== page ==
In this short and telling video, Romina Cometti and Marco Pratelli guide us through current restorations and expand on the importance of the particularly impressive pieces in “The Hall of the Liberal Arts”. The frescos in here are mainly allegorical with scenes of anthropomorphized “lunettes” including the idealized embodiments of rhetoric, music, astrology and so on. These important restorations are made possible because of a generous donation by the Canadian Chapter of Patrons.

Because of the distinction of the color palette of these frescos, the stark contrast between those portions that have undergone the careful cleaning process and those that await restoration is striking. Much of the damage came from soot and candle smoke from the time when the apartments were under use, but with careful attention to detail, restorers can return the frescos to their original and glorious  luster. One can almost imagine the gatherings of wealthy patrons mingling in candlelight while the frescos looked on.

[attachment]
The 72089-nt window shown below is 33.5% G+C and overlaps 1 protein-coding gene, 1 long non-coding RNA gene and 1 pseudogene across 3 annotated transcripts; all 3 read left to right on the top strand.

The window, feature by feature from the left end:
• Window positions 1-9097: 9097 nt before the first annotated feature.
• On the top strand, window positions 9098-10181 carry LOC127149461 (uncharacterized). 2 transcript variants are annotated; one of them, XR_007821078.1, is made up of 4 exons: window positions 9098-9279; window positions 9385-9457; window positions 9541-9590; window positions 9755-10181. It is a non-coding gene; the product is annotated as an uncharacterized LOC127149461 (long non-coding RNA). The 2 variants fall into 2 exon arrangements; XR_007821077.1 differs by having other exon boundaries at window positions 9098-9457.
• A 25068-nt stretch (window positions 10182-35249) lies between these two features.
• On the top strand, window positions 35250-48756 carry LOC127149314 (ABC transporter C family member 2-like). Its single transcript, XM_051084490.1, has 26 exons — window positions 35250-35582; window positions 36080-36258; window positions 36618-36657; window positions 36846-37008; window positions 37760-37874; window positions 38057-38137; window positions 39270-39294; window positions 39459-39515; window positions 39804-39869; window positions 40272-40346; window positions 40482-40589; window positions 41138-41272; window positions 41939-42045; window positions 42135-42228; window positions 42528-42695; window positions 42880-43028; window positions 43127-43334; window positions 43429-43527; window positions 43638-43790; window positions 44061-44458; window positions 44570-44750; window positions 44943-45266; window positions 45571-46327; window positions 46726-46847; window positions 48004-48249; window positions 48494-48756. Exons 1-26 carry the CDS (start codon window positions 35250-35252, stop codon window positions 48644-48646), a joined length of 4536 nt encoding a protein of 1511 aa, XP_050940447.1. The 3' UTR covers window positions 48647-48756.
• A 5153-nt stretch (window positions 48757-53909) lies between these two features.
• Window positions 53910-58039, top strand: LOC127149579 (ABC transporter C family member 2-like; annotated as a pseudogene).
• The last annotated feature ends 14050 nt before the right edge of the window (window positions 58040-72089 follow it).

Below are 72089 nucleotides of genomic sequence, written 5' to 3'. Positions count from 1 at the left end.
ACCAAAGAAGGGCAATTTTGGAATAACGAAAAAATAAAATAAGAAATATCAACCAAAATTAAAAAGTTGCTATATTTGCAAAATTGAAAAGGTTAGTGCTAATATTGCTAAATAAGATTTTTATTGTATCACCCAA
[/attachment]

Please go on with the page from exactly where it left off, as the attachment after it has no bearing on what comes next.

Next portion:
An interesting development involves recent restorations of another room in the apartments (The Hall of Mysteries of the Faith) which revealed – under a layer of dirt – what is believed to be the very first European depiction of Native Americans! Painted in 1494, only two years after the voyage of Columbus. The figures appear in the background of Pinturicchio’s spectacular “Resurrection.”

For more on these fascinating artistic treasures and the secrets of the Borgia apartments don’t miss these videos:

Borgia Apartments “Room of the Liberal Arts” Part 1, Canada Chapter from Vatican Patrons of the Arts on Vimeo.

Borgia Apartment Part 2, Canada Chapter from Vatican Patrons of the Arts on Vimeo.